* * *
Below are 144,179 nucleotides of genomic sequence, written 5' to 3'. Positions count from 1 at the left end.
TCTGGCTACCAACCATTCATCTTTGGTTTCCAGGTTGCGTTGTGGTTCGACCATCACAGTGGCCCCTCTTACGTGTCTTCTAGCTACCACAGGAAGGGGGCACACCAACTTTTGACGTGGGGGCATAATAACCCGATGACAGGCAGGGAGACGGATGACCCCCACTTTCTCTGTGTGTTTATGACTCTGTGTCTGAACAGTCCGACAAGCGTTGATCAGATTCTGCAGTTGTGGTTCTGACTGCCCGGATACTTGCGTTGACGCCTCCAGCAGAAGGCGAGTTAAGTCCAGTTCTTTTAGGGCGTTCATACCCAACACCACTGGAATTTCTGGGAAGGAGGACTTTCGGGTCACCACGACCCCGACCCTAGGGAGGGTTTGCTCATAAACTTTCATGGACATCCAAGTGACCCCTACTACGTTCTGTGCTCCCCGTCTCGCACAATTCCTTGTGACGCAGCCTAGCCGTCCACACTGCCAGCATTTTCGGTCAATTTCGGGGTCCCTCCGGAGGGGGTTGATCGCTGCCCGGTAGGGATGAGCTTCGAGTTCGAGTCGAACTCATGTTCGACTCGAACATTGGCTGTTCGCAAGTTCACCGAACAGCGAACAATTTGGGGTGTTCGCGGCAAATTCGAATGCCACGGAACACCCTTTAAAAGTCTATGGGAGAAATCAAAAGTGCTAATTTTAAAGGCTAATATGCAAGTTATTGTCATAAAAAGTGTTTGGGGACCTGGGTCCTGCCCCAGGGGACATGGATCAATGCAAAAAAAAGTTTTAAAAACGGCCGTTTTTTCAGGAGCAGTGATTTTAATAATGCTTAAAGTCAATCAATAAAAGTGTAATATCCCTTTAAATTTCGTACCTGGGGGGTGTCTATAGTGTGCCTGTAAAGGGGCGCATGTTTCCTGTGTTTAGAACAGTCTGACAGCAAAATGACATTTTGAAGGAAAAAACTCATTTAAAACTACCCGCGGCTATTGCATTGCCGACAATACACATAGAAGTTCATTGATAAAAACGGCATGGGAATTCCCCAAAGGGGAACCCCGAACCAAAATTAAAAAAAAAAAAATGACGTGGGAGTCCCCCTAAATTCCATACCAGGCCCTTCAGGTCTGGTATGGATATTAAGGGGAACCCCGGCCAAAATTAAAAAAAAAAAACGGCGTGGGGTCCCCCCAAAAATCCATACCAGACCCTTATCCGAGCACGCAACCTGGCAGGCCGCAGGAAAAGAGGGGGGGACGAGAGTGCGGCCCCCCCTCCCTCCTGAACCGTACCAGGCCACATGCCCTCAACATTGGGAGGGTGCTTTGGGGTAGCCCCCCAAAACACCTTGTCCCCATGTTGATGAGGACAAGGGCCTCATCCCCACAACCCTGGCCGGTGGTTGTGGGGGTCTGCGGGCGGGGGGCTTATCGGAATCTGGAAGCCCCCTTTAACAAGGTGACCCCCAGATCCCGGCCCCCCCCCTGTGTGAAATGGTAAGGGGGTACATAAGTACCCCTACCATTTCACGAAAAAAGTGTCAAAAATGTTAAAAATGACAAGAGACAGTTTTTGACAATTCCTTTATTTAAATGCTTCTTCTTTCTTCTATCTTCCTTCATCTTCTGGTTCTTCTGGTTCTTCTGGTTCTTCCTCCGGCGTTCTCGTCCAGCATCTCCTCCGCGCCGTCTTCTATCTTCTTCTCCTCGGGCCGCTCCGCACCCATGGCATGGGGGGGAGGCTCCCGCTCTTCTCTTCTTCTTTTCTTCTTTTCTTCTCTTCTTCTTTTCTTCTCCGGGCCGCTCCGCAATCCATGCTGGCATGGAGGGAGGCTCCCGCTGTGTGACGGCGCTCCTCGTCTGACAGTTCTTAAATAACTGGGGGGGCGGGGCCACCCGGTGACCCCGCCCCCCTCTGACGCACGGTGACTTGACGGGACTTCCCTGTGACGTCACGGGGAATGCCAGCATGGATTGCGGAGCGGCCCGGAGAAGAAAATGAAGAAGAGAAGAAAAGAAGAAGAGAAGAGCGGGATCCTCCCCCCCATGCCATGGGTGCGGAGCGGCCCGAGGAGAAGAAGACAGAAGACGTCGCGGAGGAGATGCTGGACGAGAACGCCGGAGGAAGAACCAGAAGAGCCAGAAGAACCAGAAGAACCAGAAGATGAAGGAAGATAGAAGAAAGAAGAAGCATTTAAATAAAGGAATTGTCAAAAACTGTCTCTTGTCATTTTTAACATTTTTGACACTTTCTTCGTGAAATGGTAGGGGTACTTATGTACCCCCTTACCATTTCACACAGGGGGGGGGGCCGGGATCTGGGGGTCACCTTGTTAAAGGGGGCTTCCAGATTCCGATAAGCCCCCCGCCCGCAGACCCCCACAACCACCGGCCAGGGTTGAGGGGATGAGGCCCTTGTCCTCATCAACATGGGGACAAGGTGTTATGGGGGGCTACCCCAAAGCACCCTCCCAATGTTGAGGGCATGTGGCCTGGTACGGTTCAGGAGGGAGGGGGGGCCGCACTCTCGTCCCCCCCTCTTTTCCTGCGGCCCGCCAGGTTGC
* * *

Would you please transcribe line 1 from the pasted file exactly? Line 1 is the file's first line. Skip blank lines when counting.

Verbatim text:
Below are 144,179 nucleotides of genomic sequence, written 5' to 3'. Positions count from 1 at the left end.